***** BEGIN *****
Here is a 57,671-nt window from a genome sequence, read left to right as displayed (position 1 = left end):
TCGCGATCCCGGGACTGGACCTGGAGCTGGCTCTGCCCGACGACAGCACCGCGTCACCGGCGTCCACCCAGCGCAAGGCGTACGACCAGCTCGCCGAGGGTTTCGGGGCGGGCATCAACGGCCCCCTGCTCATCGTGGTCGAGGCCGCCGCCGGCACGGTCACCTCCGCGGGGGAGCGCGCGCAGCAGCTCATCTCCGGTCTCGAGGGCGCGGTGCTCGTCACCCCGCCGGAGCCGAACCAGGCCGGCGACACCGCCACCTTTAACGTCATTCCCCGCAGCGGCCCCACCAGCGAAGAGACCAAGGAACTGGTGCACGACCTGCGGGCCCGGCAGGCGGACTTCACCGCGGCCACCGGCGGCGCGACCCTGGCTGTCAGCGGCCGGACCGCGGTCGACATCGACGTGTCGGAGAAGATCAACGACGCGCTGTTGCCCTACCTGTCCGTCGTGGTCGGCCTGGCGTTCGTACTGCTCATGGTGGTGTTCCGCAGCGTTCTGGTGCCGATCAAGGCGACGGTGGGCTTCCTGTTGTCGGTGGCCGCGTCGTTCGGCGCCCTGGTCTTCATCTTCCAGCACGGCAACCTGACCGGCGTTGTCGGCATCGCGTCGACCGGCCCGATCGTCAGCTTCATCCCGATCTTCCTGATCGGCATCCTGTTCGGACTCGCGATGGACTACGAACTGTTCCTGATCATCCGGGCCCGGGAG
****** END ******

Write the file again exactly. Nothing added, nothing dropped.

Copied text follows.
Here is a 57,671-nt window from a genome sequence, read left to right as displayed (position 1 = left end):
TCGCGATCCCGGGACTGGACCTGGAGCTGGCTCTGCCCGACGACAGCACCGCGTCACCGGCGTCCACCCAGCGCAAGGCGTACGACCAGCTCGCCGAGGGTTTCGGGGCGGGCATCAACGGCCCCCTGCTCATCGTGGTCGAGGCCGCCGCCGGCACGGTCACCTCCGCGGGGGAGCGCGCGCAGCAGCTCATCTCCGGTCTCGAGGGCGCGGTGCTCGTCACCCCGCCGGAGCCGAACCAGGCCGGCGACACCGCCACCTTTAACGTCATTCCCCGCAGCGGCCCCACCAGCGAAGAGACCAAGGAACTGGTGCACGACCTGCGGGCCCGGCAGGCGGACTTCACCGCGGCCACCGGCGGCGCGACCCTGGCTGTCAGCGGCCGGACCGCGGTCGACATCGACGTGTCGGAGAAGATCAACGACGCGCTGTTGCCCTACCTGTCCGTCGTGGTCGGCCTGGCGTTCGTACTGCTCATGGTGGTGTTCCGCAGCGTTCTGGTGCCGATCAAGGCGACGGTGGGCTTCCTGTTGTCGGTGGCCGCGTCGTTCGGCGCCCTGGTCTTCATCTTCCAGCACGGCAACCTGACCGGCGTTGTCGGCATCGCGTCGACCGGCCCGATCGTCAGCTTCATCCCGATCTTCCTGATCGGCATCCTGTTCGGACTCGCGATGGACTACGAACTGTTCCTGATCATCCGGGCCCGGGAG